Even when closed, as now, it costs £17,000 a month in fixed costs of insurance, environmental systems, and maintenance to keep the historic building and its collection safe and secure. But we have so much to offer Friends, schools, neighbours and visitors. On the horizon we have exhibitions on Derek Jarman, Constance Spry, Frances Hodgson Burnett’s ‘The Secret Garden’, Geoffrey Jellicoe and Lucian Freud. Last year sixty schools came to study plant biology; sixty community groups met; there were 73 food learning events, including a ground-breaking partnership with our local GP surgery offering sessions for patients with Type 2 Diabetes; our Clay 4 Dementia programme won a national award.

We have set up the country’s first archive of garden design, and this has become a buzzing centre of original research and publications. Our next research project is to explore the gardens made in London by the Windrush generation. We make films of our heroes and heroines, from Beth Chatto to Penelope Hobhouse. We hold British Flowers Week, and Fairs on House-plants, and art, potatoes and pumpkins, and are the only Museum to have its own Literary Festival. We are beginning design work on Lambeth Green, a 5.3 acre park to be made around the Museum, with a horticultural training centre and a ‘green traffic junction’ which could be an exemplar for the city of the future.

All that is on hold, and at risk, because of the virus.

Swimming fifty miles of Atlantic is, I suppose, one way of showing pride in, and care for, the Museum we have built. Earlier sponsored swims were inspired by the life, gardening and travels of John Tradescant, the great gardener whose tomb inspired the foundation of the world’s first Museum dedicated to gardens: the Hellespont in 2010, The Strait of Gibraltar in 2011, the Thames from Oxford to London in 2014, and three years ago a section of The Arctic Circle. However, I’ve run out of journeys inspired by Tradescant.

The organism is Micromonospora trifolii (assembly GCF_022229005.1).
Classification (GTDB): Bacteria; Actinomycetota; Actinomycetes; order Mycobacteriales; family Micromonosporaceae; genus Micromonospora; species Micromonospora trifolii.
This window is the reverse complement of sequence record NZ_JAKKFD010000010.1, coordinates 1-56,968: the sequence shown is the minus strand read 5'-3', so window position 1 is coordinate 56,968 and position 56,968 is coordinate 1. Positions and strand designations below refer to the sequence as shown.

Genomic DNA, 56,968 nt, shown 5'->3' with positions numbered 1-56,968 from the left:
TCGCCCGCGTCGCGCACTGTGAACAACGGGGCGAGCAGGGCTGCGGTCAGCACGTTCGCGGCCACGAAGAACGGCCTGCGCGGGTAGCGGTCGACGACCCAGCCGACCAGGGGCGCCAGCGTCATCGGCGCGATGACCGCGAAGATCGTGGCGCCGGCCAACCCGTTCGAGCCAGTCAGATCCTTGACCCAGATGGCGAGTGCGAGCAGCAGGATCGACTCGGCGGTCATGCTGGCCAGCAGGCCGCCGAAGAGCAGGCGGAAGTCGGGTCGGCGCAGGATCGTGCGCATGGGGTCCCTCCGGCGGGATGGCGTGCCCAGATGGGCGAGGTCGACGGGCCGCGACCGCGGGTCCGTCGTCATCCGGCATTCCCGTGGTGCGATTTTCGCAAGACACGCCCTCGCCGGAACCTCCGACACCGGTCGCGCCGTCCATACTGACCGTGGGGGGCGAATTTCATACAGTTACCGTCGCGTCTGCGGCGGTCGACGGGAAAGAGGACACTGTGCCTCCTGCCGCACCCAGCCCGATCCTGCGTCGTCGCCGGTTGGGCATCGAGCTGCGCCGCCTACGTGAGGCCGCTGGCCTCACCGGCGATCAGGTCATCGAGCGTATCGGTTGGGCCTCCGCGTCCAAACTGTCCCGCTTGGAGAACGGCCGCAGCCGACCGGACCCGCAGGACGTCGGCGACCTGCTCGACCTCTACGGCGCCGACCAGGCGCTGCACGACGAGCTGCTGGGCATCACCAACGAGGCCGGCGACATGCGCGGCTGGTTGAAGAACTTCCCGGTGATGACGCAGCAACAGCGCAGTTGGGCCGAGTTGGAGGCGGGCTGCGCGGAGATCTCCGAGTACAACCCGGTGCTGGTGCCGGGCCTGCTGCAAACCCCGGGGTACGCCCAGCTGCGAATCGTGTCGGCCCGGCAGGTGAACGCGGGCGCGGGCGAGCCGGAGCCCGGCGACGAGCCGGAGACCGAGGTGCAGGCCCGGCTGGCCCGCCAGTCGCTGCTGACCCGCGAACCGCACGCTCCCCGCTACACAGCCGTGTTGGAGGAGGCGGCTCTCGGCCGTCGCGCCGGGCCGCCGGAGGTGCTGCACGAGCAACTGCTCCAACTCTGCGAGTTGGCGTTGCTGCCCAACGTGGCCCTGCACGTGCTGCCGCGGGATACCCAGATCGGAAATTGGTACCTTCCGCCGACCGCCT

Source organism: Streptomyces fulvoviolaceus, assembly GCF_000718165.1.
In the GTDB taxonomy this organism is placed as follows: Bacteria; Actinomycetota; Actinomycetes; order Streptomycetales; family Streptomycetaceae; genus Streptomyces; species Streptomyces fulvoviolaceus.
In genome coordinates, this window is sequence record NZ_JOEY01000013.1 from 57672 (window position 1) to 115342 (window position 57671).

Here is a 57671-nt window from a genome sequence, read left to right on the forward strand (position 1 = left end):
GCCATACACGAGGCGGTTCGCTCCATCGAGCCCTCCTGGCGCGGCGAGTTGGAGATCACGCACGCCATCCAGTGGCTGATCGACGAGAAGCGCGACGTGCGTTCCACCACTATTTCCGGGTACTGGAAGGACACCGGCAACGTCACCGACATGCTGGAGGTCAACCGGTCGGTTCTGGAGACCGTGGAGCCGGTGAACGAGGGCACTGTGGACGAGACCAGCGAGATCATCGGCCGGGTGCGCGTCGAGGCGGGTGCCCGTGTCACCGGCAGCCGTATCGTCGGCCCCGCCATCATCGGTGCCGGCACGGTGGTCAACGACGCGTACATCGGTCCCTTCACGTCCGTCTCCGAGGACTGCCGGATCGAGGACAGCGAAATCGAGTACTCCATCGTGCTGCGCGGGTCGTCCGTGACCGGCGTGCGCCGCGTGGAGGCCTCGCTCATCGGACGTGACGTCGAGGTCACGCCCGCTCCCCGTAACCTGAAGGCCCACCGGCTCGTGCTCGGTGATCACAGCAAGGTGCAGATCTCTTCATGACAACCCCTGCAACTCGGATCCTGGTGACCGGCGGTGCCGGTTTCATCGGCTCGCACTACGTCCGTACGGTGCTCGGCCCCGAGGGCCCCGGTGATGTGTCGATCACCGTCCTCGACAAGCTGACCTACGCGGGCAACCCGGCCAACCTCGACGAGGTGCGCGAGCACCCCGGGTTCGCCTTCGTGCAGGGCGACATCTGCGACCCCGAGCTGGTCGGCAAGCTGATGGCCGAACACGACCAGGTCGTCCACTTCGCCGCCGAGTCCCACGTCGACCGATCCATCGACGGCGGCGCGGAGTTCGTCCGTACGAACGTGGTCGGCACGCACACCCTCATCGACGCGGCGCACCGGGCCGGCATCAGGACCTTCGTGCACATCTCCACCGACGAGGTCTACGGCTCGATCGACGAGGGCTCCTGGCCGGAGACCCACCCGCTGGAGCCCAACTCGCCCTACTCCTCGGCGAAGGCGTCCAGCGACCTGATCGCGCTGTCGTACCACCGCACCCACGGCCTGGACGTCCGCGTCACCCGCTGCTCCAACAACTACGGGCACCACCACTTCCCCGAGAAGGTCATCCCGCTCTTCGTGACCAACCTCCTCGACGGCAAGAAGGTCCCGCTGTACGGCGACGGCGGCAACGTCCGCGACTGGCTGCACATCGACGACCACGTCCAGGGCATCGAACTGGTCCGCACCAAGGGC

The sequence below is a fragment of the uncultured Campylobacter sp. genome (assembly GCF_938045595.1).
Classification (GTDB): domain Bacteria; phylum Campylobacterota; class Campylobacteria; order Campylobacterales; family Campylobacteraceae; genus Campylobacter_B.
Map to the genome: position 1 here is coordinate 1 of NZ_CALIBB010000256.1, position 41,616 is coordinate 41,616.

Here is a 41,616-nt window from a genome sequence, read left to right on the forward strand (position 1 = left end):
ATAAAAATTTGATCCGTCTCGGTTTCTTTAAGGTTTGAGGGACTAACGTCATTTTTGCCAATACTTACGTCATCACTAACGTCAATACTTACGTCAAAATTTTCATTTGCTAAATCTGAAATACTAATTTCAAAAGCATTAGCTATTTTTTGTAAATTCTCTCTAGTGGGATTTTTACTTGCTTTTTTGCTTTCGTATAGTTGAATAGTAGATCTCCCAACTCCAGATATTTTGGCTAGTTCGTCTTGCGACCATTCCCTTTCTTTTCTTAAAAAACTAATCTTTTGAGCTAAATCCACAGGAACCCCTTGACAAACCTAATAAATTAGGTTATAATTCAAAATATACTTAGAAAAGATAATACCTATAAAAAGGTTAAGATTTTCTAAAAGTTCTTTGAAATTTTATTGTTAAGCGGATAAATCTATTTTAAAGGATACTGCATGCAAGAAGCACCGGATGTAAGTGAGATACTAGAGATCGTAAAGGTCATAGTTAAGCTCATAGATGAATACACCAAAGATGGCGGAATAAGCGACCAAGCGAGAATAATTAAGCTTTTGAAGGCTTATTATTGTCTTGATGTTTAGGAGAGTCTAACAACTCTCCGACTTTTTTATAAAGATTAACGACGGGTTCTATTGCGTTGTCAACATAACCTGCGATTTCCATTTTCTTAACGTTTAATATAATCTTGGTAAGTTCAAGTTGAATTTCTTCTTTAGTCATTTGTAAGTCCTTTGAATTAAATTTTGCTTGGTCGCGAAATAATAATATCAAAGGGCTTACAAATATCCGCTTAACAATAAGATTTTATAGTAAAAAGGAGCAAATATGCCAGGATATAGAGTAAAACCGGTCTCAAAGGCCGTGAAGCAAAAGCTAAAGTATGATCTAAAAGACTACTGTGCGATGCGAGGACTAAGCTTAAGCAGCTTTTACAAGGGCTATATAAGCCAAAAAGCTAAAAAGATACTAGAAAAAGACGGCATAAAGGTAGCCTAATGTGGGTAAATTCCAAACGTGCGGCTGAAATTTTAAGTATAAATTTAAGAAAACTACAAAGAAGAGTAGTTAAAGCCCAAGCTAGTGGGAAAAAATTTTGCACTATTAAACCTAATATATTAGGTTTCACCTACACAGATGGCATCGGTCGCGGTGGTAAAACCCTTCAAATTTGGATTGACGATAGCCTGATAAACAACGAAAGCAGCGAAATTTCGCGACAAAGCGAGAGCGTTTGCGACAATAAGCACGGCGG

A new hero is the artist-gardener Cedric Morris, whose garden at Benton End in Suffolk was celebrated in one of our most popular exhibition to date two years ago. In the winter of 1950 he shut up the Art School he’d established in the Tudor house, and sailed from Newlyn – the artists’ colony where he had lived in the 1920s – to Tresco, where he stayed at The Atlantic Inn, painted, and, we imagine, botanized in the exceptional sub-tropical gardens begun by the Dorrien Smith family in the 19th-century.

The Museum is, at heart, about celebrating heroes and heroines, and their love for gardening. Cedric, like Tradescant, like Gertrude Jekyll or Russell Page, embodies that spirit: he liked plants, art, travel, solitude, people, sun, rain, food, but was happiest gardening. He was also, above all, an educator, and learning is the pulse of the Garden Museum.

Every donation, of whatever size, will help us come through this crisis, and, above all, we look forward to opening our doors and welcoming you back to the Museum.

Yours sincerely,

Christopher Woodward



Donate now

Sponsor Christopher’s Scilly Isles Swim